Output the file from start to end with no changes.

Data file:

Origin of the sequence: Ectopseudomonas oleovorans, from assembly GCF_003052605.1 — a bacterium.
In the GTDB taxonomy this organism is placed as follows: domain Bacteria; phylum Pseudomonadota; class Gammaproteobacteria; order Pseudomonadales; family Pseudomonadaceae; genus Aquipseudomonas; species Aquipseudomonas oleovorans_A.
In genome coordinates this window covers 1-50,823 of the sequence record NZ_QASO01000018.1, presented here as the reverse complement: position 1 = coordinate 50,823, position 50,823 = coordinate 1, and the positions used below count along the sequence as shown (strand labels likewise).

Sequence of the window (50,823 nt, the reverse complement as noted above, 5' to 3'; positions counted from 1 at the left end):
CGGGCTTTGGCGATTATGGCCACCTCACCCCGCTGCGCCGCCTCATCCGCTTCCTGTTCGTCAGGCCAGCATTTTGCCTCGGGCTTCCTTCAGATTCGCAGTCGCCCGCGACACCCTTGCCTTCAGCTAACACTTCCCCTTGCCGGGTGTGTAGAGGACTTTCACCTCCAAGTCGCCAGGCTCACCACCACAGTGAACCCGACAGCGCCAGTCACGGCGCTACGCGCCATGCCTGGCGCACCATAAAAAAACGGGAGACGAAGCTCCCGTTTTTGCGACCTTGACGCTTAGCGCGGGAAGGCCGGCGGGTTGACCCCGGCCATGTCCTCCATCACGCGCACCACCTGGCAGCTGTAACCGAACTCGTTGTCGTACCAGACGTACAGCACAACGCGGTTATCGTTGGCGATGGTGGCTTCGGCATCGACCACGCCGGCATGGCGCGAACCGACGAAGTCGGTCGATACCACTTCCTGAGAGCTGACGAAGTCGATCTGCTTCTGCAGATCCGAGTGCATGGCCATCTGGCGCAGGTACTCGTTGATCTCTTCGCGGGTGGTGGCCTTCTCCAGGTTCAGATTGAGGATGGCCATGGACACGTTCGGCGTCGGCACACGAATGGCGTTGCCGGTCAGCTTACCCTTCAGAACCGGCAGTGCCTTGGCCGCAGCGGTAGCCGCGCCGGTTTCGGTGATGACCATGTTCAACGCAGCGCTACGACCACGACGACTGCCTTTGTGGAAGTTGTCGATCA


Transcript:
Origin of the sequence: Ectopseudomonas oleovorans, from assembly GCF_003052605.1 — a bacterium.
In the GTDB taxonomy this organism is placed as follows: domain Bacteria; phylum Pseudomonadota; class Gammaproteobacteria; order Pseudomonadales; family Pseudomonadaceae; genus Aquipseudomonas; species Aquipseudomonas oleovorans_A.
In genome coordinates this window covers 1-50,823 of the sequence record NZ_QASO01000018.1, presented here as the reverse complement: position 1 = coordinate 50,823, position 50,823 = coordinate 1, and the positions used below count along the sequence as shown (strand labels likewise).

Sequence of the window (50,823 nt, the reverse complement as noted above, 5' to 3'; positions counted from 1 at the left end):
CGGGCTTTGGCGATTATGGCCACCTCACCCCGCTGCGCCGCCTCATCCGCTTCCTGTTCGTCAGGCCAGCATTTTGCCTCGGGCTTCCTTCAGATTCGCAGTCGCCCGCGACACCCTTGCCTTCAGCTAACACTTCCCCTTGCCGGGTGTGTAGAGGACTTTCACCTCCAAGTCGCCAGGCTCACCACCACAGTGAACCCGACAGCGCCAGTCACGGCGCTACGCGCCATGCCTGGCGCACCATAAAAAAACGGGAGACGAAGCTCCCGTTTTTGCGACCTTGACGCTTAGCGCGGGAAGGCCGGCGGGTTGACCCCGGCCATGTCCTCCATCACGCGCACCACCTGGCAGCTGTAACCGAACTCGTTGTCGTACCAGACGTACAGCACAACGCGGTTATCGTTGGCGATGGTGGCTTCGGCATCGACCACGCCGGCATGGCGCGAACCGACGAAGTCGGTCGATACCACTTCCTGAGAGCTGACGAAGTCGATCTGCTTCTGCAGATCCGAGTGCATGGCCATCTGGCGCAGGTACTCGTTGATCTCTTCGCGGGTGGTGGCCTTCTCCAGGTTCAGATTGAGGATGGCCATGGACACGTTCGGCGTCGGCACACGAATGGCGTTGCCGGTCAGCTTACCCTTCAGAACCGGCAGTGCCTTGGCCGCAGCGGTAGCCGCGCCGGTTTCGGTGATGACCATGTTCAACGCAGCGCTACGACCACGACGACTGCCTTTGTGGAAGTTGTCGATCA